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Tomatillos are a native Mexican fruit and evidence of consumption has been dated as early as 900 BC. It is likely that the Aztecs were the first to begin using tomatillos even before tomatoes were cultivated. Tomatillos are staples in Mexican cuisine and also go by the name of "Mexican green tomatoes". Tomatillos can be eaten raw but they are usually roasted or simmered to allow natural flavors to emerge. Typical foods containing tomatillos are salsa verde, sauces for enchiladas and tacos and they pair well with meat and shellfish dishes too.

Nutritional Value

  • Vitamin K important for blood clotting
  • Vitamin C important for the immune system, healthy skin, and wound healing

How to Shop

Look for tomatillos that are large enough to fill their husks and are plump and bright green. Yellow fruit is a sign of over-ripeness and should be avoided. Feel fruit inside the husk to ensure plumpness and glossy skins.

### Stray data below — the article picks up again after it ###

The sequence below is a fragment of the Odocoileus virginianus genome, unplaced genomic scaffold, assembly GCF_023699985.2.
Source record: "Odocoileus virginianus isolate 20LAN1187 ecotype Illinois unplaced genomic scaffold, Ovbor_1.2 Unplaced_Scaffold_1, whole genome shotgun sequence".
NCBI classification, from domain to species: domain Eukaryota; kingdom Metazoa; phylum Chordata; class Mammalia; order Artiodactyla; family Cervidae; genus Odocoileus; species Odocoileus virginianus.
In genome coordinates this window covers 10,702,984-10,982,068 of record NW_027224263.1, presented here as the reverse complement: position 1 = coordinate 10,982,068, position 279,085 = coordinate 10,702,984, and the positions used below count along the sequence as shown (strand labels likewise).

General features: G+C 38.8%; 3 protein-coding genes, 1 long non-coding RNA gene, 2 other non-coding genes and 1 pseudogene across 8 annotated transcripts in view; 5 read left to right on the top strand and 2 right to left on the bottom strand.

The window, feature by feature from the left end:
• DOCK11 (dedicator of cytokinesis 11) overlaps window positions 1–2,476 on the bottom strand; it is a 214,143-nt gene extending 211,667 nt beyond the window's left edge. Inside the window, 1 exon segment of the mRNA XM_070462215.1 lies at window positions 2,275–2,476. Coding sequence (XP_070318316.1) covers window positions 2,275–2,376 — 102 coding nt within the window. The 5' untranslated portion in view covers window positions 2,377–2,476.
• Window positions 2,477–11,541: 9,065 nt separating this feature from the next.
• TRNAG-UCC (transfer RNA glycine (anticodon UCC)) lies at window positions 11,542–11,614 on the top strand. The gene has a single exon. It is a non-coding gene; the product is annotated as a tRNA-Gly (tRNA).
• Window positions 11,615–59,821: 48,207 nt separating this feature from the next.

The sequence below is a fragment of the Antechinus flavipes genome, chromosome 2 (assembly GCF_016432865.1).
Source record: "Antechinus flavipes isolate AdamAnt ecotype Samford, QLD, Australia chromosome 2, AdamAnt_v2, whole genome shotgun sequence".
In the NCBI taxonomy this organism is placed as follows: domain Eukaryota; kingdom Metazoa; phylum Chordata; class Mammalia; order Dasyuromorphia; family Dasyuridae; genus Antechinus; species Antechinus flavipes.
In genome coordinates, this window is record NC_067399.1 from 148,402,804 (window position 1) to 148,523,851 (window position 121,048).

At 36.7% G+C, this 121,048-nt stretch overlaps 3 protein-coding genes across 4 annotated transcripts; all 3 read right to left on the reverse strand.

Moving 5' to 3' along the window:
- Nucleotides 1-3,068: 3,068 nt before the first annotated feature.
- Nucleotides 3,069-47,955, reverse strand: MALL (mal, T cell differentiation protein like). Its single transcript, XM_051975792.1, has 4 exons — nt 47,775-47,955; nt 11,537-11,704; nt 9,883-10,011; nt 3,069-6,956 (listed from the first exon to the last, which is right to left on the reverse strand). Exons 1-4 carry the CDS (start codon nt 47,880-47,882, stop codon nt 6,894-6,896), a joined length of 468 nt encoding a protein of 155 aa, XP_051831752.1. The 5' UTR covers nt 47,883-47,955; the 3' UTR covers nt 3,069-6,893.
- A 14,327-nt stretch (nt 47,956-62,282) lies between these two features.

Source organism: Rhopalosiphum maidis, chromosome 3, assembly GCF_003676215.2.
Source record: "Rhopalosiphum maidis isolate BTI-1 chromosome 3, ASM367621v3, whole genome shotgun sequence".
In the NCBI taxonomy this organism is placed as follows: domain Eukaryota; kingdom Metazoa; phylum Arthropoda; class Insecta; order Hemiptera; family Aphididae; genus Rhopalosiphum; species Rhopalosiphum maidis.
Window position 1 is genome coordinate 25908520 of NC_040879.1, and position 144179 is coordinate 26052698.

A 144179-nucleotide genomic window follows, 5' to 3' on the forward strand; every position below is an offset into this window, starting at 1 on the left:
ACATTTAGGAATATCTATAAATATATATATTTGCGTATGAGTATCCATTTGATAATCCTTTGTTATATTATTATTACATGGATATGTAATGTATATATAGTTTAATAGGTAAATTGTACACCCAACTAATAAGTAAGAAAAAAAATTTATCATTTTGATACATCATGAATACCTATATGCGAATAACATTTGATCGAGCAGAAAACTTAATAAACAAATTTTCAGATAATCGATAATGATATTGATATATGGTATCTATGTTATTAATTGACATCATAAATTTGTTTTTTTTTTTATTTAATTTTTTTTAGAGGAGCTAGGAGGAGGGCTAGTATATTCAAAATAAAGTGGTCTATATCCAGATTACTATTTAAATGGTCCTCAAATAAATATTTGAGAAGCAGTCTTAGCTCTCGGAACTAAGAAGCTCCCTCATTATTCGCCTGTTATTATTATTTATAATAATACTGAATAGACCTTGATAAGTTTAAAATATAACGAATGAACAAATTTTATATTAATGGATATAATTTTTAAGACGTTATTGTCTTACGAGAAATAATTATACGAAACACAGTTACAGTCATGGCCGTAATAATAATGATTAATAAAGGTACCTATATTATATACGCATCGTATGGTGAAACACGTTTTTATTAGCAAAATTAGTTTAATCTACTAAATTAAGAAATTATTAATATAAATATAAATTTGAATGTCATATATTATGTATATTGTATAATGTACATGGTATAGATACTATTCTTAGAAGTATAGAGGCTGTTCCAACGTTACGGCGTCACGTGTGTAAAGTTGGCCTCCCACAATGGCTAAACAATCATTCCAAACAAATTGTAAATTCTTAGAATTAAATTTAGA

How to Grow

When: it is best to wait until any danger of frost has passed before planting tomatillos outside. They have a long growing season and can be started indoors eight weeks before the end of frost season. Typically two or more plants are needed for the plants to blossom. They like full sun and frequent watering as well as cages or stalking to support growth and avoid weighing the plant down.

Harvest: ready to harvest when the fruit fills out the surrounding husk. You may harvest early like normal tomatoes and allow them to sit in an area with sunlight to further ripen

How to Store

Tomatillos will keep for a while in the fridge. Leave on the husks and store in a paper bag in the produce drawer and they will keep for 2-3 weeks.